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Upcoming Chrome update will label HTTP sites 'not secure'

Upcoming Chrome update will label HTTP sites 'not secure'

The latest change will debut on Chrome 68, though it will be a part of all later versions to encourage webmasters to switch to HTTPS application protocol.

The encryption keeps malicious actors away from messing with web pages - for example, inserting ads or altering websites to send you to a bogus sign-in page. Data is kept secure from third parties, and users can be more confident they are communicating with the correct website.

"Chrome's new interface will help users understand that all HTTP sites are not secure, and continue to move the web toward a secure HTTPS web by default", Google explained in a draft blog post due to be published today and provided in advance to The Register.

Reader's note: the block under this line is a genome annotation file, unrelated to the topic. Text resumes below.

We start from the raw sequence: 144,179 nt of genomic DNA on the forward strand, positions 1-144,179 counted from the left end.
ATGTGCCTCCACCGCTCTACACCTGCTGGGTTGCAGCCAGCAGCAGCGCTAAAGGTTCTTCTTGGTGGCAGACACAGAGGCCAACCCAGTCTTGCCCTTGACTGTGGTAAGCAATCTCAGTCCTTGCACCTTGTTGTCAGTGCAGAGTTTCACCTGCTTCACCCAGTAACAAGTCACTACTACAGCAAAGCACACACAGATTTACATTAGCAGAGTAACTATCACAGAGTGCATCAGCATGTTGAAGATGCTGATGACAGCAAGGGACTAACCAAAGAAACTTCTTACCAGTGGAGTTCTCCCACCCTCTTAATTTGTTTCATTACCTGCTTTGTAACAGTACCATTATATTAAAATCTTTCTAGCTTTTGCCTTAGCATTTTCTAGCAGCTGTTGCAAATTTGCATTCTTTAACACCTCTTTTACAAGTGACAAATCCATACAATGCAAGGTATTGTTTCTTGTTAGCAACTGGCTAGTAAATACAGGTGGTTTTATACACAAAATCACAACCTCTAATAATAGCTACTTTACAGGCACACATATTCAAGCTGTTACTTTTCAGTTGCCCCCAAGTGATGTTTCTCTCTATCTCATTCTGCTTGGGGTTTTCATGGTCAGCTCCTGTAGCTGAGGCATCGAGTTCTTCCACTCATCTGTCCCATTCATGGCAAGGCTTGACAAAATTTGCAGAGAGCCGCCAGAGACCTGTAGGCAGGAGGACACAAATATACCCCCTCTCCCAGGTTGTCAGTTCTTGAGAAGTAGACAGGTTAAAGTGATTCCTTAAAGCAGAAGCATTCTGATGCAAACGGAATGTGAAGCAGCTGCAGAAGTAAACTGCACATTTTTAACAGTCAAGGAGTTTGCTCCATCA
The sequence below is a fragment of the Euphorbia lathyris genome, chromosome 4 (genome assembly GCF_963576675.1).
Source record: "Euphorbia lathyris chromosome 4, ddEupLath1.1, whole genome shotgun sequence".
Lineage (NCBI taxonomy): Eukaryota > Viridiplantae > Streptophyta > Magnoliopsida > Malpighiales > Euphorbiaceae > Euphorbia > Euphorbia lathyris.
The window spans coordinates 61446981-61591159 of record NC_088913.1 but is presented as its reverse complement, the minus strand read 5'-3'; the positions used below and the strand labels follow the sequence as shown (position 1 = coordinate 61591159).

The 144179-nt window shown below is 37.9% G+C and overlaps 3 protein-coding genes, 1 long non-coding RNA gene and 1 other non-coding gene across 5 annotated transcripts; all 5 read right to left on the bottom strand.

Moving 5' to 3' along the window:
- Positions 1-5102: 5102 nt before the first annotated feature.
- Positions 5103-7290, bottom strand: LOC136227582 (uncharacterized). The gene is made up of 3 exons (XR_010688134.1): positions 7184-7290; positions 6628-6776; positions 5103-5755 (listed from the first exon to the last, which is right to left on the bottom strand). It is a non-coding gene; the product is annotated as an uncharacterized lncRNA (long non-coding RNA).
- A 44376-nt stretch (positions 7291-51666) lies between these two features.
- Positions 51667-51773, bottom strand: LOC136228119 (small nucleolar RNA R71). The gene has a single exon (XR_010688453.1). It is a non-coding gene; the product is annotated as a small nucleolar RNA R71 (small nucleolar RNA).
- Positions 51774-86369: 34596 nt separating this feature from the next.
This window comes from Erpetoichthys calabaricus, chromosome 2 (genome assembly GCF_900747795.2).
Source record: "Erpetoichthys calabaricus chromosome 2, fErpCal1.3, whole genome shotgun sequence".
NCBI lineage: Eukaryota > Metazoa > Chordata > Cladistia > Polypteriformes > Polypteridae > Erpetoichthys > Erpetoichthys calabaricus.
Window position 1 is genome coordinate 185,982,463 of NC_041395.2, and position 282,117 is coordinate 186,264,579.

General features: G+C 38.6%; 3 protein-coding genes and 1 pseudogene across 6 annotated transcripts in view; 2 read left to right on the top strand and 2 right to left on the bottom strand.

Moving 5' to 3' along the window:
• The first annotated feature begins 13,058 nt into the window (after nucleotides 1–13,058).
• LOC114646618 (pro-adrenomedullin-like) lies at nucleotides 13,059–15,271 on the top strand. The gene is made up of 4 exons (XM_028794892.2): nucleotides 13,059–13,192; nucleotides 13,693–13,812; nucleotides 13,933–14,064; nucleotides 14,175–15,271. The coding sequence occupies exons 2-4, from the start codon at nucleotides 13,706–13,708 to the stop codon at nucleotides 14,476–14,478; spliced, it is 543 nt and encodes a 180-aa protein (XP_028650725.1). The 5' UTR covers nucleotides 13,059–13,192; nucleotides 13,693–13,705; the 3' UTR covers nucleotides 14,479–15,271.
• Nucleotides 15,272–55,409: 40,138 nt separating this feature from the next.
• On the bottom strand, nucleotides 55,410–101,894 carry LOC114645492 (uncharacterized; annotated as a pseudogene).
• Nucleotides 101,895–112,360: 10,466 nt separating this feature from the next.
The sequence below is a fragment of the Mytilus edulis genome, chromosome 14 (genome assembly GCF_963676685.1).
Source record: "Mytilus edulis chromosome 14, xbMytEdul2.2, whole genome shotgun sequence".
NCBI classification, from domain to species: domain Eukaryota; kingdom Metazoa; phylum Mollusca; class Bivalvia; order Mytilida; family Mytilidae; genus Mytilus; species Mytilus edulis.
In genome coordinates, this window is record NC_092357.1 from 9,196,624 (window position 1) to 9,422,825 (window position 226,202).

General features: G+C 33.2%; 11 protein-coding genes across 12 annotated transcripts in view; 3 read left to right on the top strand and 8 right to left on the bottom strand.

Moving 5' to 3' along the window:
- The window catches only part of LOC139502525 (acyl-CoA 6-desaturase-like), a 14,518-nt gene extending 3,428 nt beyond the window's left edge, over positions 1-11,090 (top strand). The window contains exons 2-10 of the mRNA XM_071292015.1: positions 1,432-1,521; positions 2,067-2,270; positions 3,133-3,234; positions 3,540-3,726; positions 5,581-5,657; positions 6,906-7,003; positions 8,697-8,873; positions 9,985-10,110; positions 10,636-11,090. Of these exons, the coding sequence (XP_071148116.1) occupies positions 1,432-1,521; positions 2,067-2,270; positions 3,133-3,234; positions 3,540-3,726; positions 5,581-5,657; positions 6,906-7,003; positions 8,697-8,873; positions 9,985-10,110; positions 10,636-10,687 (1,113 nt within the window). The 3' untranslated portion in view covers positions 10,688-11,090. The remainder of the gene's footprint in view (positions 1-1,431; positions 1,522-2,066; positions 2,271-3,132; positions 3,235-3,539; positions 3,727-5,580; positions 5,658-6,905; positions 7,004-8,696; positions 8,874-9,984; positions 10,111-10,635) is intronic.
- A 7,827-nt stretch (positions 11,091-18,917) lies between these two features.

Google will label all unencrypted web pages as "not secure" in a forthcoming Google Chrome browser update.

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Google has announced it will be labelling all HTTP sites as "not secure" with the release of Chrome 68.

Google's Chrome browser will soon flag every site that doesn't use HTTPS encryption. For Chrome traffic on Android, that number is 68 percent.

Google in July introduced HTTP Strict Transport Security (HSTS) on its google.com domain to stop users accidentally navigating to insecure HTTP URLs. From a user's perspective, the main difference between HTTP and HTTPS is that all HTTPS traffic is encrypted by default, which means it's more secure from snooping, especially on public networks.

Emily Schechter, Chrome Security Product Manager, adds, "HTTPS is easier and cheaper than ever before, and it unlocks both performance improvements and powerful new features that are too sensitive for HTTP". To keep things moving in right direction, Google's open-source Lighthouse tool now has an audit feature that lets developers see which resources are being loaded with HTTP and which of those can be simply upgraded to HTTPS.